"Wow, this is really wild," Andrew Altman thought, as the car carrying him and the mayor of Washington headed to St. Elizabeths Hospital about 11 one night in June.

Once Mayor Anthony A. Williams persuaded the startled hospital guards to allow himself and his job candidate for D.C. planning director onto the federal property in Southeast Washington, they drove to a point overlooking the shimmering capital.

"This is where I want to leave my legacy," Williams told Altman. Showing him the sweep of the city as viewed from the neglected area east of the Anacostia River, the mayor wanted Altman to understand his vision of the potential for rejuvenation.

"It was a very striking and dramatic way of looking at the city," Altman said later of his late-night job interview. "It was then that I knew I wanted the job."

Until now, the District's planning director has been a position practically invisible and passive, a casualty of the city's fiscal crisis. Williams, himself a disciple of urban planning, has brought in Altman, 36, to rebuild the planning department, a job Altman said is akin to launching a start-up company.

Planners chart the course of development, so Altman arrives, as he puts it, "at a propitious moment in the city's history." The District is showing signs of economic recovery but has yet to forge a long-term strategy for bringing residents back and creating jobs. Both are central to boosting tax revenue that helps balance the city's budget.

The planning director "is vitally important, because it goes to our identity, esteem and self-confidence," Williams said. "It also goes to our vision. We're approaching a new century, and it's time to refresh and rejuvenate."

Altman, formerly planning and zoning director in Oakland, Calif., is a font of ideas about big-city planning and specifically, the District. He wanted to be a city planner when he was a 10-year-old growing up in the Germantown section of Philadelphia, where he was exposed to many of the vexing problems facing urban areas: drugs, blight, poverty, gangs.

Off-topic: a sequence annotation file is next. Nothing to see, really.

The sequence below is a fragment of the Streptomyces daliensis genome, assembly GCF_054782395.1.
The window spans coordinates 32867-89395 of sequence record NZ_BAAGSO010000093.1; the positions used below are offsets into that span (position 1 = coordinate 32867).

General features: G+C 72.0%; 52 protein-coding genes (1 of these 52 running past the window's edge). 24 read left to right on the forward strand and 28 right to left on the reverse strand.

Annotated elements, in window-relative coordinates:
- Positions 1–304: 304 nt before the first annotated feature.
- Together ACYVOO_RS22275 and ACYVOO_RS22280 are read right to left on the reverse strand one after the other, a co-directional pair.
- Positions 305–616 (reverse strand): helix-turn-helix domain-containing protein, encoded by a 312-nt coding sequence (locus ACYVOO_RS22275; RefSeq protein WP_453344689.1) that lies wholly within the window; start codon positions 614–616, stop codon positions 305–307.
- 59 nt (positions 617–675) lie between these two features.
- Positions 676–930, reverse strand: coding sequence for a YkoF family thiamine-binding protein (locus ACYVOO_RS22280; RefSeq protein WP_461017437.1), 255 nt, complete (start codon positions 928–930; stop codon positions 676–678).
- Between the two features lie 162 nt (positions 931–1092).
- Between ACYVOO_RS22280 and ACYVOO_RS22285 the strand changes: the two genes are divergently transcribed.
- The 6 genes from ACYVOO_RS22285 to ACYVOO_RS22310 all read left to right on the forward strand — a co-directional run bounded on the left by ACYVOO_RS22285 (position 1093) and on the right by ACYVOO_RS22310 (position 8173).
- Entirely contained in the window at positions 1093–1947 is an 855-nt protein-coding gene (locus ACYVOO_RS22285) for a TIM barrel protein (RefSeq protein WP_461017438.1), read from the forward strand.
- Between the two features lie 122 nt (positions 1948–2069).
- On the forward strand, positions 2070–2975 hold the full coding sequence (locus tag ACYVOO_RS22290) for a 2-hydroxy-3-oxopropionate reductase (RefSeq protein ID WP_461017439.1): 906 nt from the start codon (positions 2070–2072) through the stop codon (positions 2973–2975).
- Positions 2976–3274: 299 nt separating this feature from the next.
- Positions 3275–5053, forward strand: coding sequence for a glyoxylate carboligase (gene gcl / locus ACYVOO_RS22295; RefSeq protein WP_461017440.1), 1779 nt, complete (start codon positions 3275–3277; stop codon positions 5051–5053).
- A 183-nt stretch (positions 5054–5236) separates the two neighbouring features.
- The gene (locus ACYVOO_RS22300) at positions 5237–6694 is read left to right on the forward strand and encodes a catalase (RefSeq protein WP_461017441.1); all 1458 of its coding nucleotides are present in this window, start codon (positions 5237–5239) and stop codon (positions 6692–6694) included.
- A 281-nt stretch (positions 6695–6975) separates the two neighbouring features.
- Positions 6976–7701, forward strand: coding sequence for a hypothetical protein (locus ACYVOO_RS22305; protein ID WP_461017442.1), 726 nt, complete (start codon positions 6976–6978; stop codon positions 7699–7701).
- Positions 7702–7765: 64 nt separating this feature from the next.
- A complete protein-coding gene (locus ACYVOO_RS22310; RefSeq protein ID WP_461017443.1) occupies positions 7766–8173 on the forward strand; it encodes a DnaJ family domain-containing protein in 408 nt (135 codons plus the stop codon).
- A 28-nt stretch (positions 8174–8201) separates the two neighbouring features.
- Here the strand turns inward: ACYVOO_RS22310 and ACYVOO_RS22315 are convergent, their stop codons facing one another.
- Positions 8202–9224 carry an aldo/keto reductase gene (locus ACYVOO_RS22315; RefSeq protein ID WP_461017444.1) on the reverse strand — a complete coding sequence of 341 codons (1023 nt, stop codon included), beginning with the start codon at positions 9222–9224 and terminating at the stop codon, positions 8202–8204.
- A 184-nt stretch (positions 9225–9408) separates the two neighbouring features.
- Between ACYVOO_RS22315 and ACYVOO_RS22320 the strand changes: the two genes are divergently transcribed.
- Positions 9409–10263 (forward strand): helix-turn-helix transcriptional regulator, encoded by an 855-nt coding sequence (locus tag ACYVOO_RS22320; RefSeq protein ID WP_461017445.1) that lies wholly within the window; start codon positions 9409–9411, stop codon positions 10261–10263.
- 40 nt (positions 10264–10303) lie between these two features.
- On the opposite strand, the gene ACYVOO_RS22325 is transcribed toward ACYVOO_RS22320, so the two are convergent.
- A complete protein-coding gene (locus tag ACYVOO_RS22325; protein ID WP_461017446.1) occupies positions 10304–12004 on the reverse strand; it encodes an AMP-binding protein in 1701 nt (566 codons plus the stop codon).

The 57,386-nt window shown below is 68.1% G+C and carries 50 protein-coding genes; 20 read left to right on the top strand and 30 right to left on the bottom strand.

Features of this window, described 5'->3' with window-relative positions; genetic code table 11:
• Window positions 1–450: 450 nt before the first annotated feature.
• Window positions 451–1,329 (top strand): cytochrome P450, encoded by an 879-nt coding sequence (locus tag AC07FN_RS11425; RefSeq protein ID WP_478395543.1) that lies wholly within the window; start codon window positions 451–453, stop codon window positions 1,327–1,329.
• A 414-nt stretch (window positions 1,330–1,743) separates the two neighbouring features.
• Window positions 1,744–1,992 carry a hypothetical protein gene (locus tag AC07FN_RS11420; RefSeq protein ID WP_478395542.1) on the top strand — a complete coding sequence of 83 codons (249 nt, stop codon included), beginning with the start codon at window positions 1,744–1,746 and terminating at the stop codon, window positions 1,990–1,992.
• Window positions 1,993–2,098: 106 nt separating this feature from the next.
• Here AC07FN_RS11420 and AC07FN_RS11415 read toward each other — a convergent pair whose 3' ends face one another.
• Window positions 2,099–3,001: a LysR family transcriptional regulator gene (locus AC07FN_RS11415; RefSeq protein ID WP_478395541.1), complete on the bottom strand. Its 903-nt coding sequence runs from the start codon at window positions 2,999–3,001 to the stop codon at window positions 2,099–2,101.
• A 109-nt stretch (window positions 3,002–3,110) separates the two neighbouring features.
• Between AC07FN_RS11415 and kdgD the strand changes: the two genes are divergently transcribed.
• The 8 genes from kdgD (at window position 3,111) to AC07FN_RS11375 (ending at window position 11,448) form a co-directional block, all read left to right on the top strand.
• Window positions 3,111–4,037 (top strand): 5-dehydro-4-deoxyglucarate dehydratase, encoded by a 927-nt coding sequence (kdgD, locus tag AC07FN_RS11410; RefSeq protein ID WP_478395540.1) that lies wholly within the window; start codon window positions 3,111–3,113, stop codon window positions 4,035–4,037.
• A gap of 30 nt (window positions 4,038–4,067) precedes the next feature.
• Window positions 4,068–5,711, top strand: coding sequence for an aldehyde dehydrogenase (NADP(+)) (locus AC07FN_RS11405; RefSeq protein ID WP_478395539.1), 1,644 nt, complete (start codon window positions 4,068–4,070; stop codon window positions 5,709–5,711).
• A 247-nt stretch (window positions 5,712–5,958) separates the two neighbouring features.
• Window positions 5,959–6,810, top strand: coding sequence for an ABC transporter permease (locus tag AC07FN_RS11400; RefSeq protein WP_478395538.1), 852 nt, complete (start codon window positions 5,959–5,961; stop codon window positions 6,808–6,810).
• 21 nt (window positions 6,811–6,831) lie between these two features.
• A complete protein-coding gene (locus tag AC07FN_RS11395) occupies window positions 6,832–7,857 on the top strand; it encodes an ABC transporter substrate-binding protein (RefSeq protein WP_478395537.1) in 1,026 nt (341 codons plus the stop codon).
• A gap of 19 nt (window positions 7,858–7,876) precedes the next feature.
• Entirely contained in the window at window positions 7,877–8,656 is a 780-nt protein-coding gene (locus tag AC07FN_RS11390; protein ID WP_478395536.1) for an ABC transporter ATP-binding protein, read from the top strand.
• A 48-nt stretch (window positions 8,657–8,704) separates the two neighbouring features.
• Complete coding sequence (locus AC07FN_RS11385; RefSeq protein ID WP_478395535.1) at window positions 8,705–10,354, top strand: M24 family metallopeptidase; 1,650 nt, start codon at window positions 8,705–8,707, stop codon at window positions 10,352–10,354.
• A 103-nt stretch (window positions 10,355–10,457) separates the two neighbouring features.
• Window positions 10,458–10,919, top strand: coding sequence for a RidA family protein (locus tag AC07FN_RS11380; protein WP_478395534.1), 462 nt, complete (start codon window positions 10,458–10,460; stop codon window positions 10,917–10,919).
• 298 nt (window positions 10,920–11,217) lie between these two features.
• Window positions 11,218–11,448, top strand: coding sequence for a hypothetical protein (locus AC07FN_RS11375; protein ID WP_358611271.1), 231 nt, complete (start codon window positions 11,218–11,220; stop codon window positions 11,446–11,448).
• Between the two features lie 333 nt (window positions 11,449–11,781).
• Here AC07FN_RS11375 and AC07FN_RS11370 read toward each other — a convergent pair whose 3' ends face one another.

His schoolteacher mother raised Altman--who is white--in a mostly black neighborhood. He left there for Temple University and the Massachusetts Institute of Technology, eager to join a profession in which he could help make older cities better places to live.

Rebuilding neighborhoods will be Altman's focus in Washington. In Oakland, his department chose specific blocks in six inner-city neighborhoods. The city's various service agencies teamed up to clean streets, create parks and provide loans and incentives for housing and small businesses. The same could be tried along three blocks of Georgia Avenue NW, for example, Altman said.

"I start with the premise that strong, vibrant neighborhoods give cities a competitive advantage," Altman said. "We should start small and think bigger."

Altman's other main emphasis is establishing Washington as a waterfront city, much as Baltimore has with its Inner Harbor. While studying successful cities last year on a fellowship at Harvard, Altman found that a thriving waterfront was a common thread. Driving around the vast Southeast Federal Center recently, he pointed out that the nearby neighborhoods are physically separated from the Anacostia River.

"The city is walled off from its waterfront," Altman said. "We need to look at how we open it up to have a unified city. I never really thought of Washington as a waterfront city, and yet it is. We need to change that psychology. All great cities celebrate their waterfronts."

Altman arrives in Washington at a time of strife in neighborhoods over development decisions. For a long time now, developers and big institutions have had their way, while residents have been cut out of decisions, according to several D.C. Council members, financial control board members and other city officials.